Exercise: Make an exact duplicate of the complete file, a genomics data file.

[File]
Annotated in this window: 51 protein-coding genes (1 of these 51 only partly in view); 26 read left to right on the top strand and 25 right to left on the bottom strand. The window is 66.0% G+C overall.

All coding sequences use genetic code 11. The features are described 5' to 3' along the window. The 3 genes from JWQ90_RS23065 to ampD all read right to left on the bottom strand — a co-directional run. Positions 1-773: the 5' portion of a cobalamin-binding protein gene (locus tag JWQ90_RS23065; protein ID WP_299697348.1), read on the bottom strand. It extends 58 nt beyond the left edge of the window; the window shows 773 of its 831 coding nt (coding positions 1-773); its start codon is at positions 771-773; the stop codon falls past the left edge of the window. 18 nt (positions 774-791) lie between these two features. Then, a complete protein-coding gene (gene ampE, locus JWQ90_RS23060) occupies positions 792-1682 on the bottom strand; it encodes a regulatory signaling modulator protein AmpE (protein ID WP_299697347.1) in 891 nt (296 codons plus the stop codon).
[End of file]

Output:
Annotated in this window: 51 protein-coding genes (1 of these 51 only partly in view); 26 read left to right on the top strand and 25 right to left on the bottom strand. The window is 66.0% G+C overall.

All coding sequences use genetic code 11. The features are described 5' to 3' along the window. The 3 genes from JWQ90_RS23065 to ampD all read right to left on the bottom strand — a co-directional run. Positions 1-773: the 5' portion of a cobalamin-binding protein gene (locus tag JWQ90_RS23065; protein ID WP_299697348.1), read on the bottom strand. It extends 58 nt beyond the left edge of the window; the window shows 773 of its 831 coding nt (coding positions 1-773); its start codon is at positions 771-773; the stop codon falls past the left edge of the window. 18 nt (positions 774-791) lie between these two features. Then, a complete protein-coding gene (gene ampE, locus JWQ90_RS23060) occupies positions 792-1682 on the bottom strand; it encodes a regulatory signaling modulator protein AmpE (protein ID WP_299697347.1) in 891 nt (296 codons plus the stop codon).